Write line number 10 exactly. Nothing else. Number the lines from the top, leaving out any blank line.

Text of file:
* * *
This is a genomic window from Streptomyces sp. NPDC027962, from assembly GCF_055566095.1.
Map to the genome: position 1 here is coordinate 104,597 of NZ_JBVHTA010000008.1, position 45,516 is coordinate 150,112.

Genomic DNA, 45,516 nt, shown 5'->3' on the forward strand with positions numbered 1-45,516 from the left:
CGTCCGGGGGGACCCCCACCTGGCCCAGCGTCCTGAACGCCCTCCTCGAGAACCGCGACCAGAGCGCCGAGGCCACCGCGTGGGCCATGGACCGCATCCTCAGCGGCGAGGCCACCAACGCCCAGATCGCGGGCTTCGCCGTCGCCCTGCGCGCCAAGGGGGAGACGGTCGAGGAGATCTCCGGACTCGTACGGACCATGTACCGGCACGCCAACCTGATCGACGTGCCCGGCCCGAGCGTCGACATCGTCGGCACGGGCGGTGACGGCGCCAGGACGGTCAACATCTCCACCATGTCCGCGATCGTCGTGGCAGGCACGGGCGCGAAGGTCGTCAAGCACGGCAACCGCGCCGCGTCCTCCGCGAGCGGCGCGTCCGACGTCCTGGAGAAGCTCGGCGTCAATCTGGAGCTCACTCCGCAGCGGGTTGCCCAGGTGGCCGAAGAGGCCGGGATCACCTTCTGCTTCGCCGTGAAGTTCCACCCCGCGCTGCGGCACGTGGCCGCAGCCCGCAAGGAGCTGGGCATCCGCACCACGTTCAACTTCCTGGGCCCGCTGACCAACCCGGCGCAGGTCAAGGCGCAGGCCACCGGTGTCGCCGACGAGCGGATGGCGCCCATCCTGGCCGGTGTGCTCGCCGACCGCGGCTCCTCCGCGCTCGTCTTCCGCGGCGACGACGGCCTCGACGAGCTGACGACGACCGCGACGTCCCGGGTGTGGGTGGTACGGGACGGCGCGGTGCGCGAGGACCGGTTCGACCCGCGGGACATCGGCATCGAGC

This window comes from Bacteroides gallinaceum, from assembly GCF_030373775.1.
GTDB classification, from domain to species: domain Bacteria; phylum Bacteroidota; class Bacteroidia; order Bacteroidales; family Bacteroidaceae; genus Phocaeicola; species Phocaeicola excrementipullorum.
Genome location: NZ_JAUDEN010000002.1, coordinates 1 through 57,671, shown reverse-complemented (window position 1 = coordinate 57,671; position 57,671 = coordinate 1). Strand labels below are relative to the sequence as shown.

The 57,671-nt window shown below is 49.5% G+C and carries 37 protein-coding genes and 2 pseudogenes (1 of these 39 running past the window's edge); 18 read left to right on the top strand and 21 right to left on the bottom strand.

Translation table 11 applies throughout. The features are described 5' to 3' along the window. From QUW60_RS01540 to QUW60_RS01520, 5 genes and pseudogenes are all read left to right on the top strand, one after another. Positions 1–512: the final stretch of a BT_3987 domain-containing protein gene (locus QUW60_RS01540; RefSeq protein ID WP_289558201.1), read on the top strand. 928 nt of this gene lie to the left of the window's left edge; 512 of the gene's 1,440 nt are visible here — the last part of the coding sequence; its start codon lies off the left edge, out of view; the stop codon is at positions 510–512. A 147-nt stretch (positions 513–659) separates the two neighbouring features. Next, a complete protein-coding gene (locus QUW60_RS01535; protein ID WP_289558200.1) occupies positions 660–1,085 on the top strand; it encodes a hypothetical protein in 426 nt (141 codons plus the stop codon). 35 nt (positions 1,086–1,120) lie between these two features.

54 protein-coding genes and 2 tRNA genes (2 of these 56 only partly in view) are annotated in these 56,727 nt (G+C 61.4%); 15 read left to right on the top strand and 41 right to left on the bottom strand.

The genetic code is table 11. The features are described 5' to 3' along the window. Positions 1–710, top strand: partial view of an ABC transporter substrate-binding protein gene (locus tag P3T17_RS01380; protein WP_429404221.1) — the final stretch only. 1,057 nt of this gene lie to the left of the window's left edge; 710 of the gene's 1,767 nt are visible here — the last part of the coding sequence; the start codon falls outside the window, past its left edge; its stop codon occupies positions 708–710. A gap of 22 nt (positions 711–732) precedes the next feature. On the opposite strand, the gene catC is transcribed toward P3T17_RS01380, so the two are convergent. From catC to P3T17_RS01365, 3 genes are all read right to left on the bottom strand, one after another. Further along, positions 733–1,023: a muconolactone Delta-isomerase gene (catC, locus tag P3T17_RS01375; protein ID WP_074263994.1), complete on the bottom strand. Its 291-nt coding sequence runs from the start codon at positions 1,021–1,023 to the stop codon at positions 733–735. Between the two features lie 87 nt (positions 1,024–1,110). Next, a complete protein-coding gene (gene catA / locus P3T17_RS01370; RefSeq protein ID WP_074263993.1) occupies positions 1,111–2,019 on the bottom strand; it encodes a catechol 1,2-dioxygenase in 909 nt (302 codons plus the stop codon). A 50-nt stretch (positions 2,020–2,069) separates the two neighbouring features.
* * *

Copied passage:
54 protein-coding genes and 2 tRNA genes (2 of these 56 only partly in view) are annotated in these 56,727 nt (G+C 61.4%); 15 read left to right on the top strand and 41 right to left on the bottom strand.